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Compounds called Corklins found in cork-stoppered wines

The interaction of wine and phenolics from cork stoppers produces a newly-identified set of compounds that affect a wine’s colour and bitterness – and these are called Corklins.

As the drinks business was first to report back in 2015, phenolic compounds that are naturally present in cork stoppers will migrate into wine in a linear fashion over time to form new compounds, and such compounds have been shown to reduce colour deterioration and astringency in wine.

Significantly, in a new development, they have been given the name Corklins, following a paper published in the Journal of Agricultural and Food Chemistry in September 2017.

Drawing db’s attention to the new name and the creation of these compounds was Amorim’s director of R&D, Dr. Miguel Cabral, during a discussion in Portugal on Tuesday this week.

He began, “Having studied the composition of corks we have found that there is a structural fraction and an extractible fraction, which contains phenolic compounds.”

Continuing, he stressed that such compounds, which include tannins, phenols and polyphenols, are the same as those found in oak barrels – cork is, after all, the bark of the cork oak (Quercus suber).

Drawing a comparison with casks and cork, he said, “When we put wine in a barrel there is an extraction of the phenolics from a barrel into the wine, and it’s the same when we put wine in a bottled seal with a cork.”

The passage of these compounds is of course far less significant from a cork stopper than an oak barrel, and Cabral told db that, over 35 months, a wine sealed with cork would contain less than one tenth of these extractable compounds compared with a wine in a barrel – although this will be even lower with agglomerated corks.

Nevertheless, it has been shown that, even at low levels, the phenols from the cork stopper will react with catechins and malvidins in the wine to form new and bigger compounds that will affect the colour and astringency of the wine over time, according to Cabral, and it is these larger tannin-derived compounds that have been called Corklins.

He also said that the humidity in the headspace of the bottle, at almost 100%, was high enough for phenolics to migrate from the cork stopper into the wine when the bottle was stored upright.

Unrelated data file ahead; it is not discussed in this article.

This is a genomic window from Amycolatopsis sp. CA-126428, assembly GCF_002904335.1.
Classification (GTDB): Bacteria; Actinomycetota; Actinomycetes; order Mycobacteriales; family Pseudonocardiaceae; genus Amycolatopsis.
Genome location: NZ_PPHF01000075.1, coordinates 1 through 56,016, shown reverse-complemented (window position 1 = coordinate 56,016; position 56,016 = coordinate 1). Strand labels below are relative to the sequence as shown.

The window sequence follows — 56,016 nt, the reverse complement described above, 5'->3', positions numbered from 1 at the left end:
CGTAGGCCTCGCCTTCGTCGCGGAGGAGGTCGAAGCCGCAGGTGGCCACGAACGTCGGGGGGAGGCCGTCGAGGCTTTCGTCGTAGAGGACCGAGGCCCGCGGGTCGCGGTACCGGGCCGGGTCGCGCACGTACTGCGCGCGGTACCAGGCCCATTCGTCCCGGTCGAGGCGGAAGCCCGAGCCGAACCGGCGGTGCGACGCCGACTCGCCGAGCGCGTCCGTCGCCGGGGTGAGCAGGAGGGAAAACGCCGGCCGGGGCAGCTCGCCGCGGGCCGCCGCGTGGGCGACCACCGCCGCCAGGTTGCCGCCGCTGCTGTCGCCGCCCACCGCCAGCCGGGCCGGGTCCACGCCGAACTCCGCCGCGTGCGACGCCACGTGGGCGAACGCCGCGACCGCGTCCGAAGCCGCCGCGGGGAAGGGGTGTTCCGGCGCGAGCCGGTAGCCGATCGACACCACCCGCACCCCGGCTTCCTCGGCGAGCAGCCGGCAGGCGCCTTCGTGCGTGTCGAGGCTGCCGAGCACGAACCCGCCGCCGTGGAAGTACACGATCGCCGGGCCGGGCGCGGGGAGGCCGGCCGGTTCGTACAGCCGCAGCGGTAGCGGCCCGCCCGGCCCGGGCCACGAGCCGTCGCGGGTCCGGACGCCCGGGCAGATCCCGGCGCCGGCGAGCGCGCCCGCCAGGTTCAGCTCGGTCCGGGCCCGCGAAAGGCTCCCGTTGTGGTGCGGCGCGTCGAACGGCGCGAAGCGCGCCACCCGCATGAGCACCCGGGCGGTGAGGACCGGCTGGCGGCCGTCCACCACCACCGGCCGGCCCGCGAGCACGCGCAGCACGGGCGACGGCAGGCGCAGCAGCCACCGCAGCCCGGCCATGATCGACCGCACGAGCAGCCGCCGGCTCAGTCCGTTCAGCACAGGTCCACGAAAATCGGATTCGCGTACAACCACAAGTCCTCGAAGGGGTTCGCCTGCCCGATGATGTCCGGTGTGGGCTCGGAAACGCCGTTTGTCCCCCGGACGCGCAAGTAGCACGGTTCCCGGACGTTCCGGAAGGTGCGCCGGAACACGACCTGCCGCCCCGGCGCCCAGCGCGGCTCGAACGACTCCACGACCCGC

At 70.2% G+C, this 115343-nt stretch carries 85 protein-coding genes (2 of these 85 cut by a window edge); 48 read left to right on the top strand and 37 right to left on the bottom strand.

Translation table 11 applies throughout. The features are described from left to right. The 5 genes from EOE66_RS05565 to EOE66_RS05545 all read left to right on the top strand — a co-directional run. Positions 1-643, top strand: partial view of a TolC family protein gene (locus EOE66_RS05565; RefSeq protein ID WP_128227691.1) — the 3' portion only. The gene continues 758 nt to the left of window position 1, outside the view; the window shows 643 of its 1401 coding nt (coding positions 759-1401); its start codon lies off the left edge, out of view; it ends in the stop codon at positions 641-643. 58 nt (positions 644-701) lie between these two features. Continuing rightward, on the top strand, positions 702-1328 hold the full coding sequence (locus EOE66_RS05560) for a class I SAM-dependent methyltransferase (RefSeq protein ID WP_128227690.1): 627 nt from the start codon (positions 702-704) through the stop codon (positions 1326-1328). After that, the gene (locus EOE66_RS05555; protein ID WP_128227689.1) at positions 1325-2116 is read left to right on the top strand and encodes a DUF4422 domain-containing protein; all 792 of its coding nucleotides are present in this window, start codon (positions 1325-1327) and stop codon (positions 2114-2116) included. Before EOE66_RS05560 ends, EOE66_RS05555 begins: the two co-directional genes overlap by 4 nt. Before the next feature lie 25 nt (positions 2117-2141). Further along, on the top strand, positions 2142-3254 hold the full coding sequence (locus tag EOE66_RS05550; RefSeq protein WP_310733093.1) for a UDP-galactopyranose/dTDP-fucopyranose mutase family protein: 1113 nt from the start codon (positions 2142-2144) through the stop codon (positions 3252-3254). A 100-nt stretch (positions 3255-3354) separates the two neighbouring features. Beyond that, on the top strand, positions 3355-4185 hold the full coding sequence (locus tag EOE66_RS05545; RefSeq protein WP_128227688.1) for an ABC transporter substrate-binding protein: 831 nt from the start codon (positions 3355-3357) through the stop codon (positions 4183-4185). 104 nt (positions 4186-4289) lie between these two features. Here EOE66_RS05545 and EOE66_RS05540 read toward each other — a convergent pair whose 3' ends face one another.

Furthermore, as previously noted by db, Cabral has observed different levels of extractable phenolics in cork, and is now working on a “big research project” with the University of Portugal to find out the capacity of different stoppers to release phenols.

Commenting that they are using Near Infrared Spectrometry to classify the cork stoppers from low to high, he said that a cooper such as Radoux is employing the same technology to grade oak staves according to the phenolics, specifically tannins, that will be released into the wine.

As also previously reported by db, a natural cork stopper will release tiny amounts of oxygen into the wine in the first 6-8 months after it is inserted into the bottle, and this comes from within the cells of the cork as it is compressed.

“When you put a cork stopper in a bottle, the cork is squeezed and the air in it will compress as much as it can and then try to escape, and some of it goes up and some goes down, and so the oxygen comes from the interior of the cork, and comes in [to the bottle] up to 6-8 months.”

He added, “The network inside a cork is complicated, with millions of cells, so the air escapes slowly and then less and less.” He also recorded that there is more oxygen in natural cork than micro-agglomerated cork, because the latter has glue in it, and it is therefore more dense, so less oxygen is released.

Significantly, the oxygen that is released during the first 6-8 months of a wine’s life in a bottle may influence the development of the wine several years later, said Cabral.

Indeed, it may facilitate oxidative reactions, which mean that a wine sealed with a cork stopper is less likely to develop in a reductive way, while the transfer of phenolic compounds may also positively influence the ageing process.

Of course such elements are mostly relevant to fine wines, but such discoveries are starting to help explain why many winemakers believe that a high-grade natural cork stopper is the best way to seal a wine destined to age and develop over several years in the bottle.

An extract from the paper in the Journal of Agricultural and Food Chemistry, September 2017, can be read below:

“Overall, the reactivity of the compounds extracted from the cork stoppers to wine model solutions containing (+)-catechin and/or malvidin-3-O-glucoside was evaluated. This yielded new compounds, namely, pyranoanthocyanins, xanthylium salts, (+)-catechin dimers, and a new family of ellagitannin-derived compounds. The full structural characterization of this latter named as corklins and studies performed in model solutions revealed that these compounds result from the interaction between the components of the cork stopper and ethanol of the wine solution and (+)-catechin. It is known that the referred compounds that were described previously in wines may have an impact on the wine quality.”

Title: Reactivity of Cork Extracts with (+)-Catechin and Malvidin-3‐O‐glucoside in Wine Model Solutions: Identification of a New Family of Ellagitannin-Derived Compounds (Corklins)
Authors: Joana Azevedo, Ana Fernandes, Joana Oliveira, Nateŕcia F. Braś, Sofia Reis, PauloLopes, Isabel Roseira, Miguel Cabral, Nuno Mateus, and Victor de Freitas

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